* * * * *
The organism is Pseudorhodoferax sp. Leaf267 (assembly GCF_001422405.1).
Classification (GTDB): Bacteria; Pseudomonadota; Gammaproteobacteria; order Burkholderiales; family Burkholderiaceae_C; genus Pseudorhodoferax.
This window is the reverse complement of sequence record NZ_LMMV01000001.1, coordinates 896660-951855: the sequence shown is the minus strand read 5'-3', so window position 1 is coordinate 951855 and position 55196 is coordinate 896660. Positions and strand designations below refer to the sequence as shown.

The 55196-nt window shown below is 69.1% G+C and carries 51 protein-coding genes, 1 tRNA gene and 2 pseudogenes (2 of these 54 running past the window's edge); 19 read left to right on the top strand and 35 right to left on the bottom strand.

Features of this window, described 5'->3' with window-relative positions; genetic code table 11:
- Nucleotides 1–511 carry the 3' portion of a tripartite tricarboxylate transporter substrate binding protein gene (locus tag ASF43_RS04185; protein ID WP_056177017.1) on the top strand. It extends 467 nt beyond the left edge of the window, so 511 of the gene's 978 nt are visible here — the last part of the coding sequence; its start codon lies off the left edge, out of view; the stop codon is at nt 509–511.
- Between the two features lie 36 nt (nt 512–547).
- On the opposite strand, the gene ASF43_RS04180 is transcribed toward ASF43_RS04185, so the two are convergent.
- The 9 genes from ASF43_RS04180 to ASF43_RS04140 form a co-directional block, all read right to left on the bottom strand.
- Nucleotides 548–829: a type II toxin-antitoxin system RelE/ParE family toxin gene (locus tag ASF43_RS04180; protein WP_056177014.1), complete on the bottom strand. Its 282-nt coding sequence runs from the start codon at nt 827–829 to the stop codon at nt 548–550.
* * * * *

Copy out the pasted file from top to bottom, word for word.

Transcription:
The organism is Pseudorhodoferax sp. Leaf267 (assembly GCF_001422405.1).
Classification (GTDB): Bacteria; Pseudomonadota; Gammaproteobacteria; order Burkholderiales; family Burkholderiaceae_C; genus Pseudorhodoferax.
This window is the reverse complement of sequence record NZ_LMMV01000001.1, coordinates 896660-951855: the sequence shown is the minus strand read 5'-3', so window position 1 is coordinate 951855 and position 55196 is coordinate 896660. Positions and strand designations below refer to the sequence as shown.

The 55196-nt window shown below is 69.1% G+C and carries 51 protein-coding genes, 1 tRNA gene and 2 pseudogenes (2 of these 54 running past the window's edge); 19 read left to right on the top strand and 35 right to left on the bottom strand.

Features of this window, described 5'->3' with window-relative positions; genetic code table 11:
- Nucleotides 1–511 carry the 3' portion of a tripartite tricarboxylate transporter substrate binding protein gene (locus tag ASF43_RS04185; protein ID WP_056177017.1) on the top strand. It extends 467 nt beyond the left edge of the window, so 511 of the gene's 978 nt are visible here — the last part of the coding sequence; its start codon lies off the left edge, out of view; the stop codon is at nt 509–511.
- Between the two features lie 36 nt (nt 512–547).
- On the opposite strand, the gene ASF43_RS04180 is transcribed toward ASF43_RS04185, so the two are convergent.
- The 9 genes from ASF43_RS04180 to ASF43_RS04140 form a co-directional block, all read right to left on the bottom strand.
- Nucleotides 548–829: a type II toxin-antitoxin system RelE/ParE family toxin gene (locus tag ASF43_RS04180; protein WP_056177014.1), complete on the bottom strand. Its 282-nt coding sequence runs from the start codon at nt 827–829 to the stop codon at nt 548–550.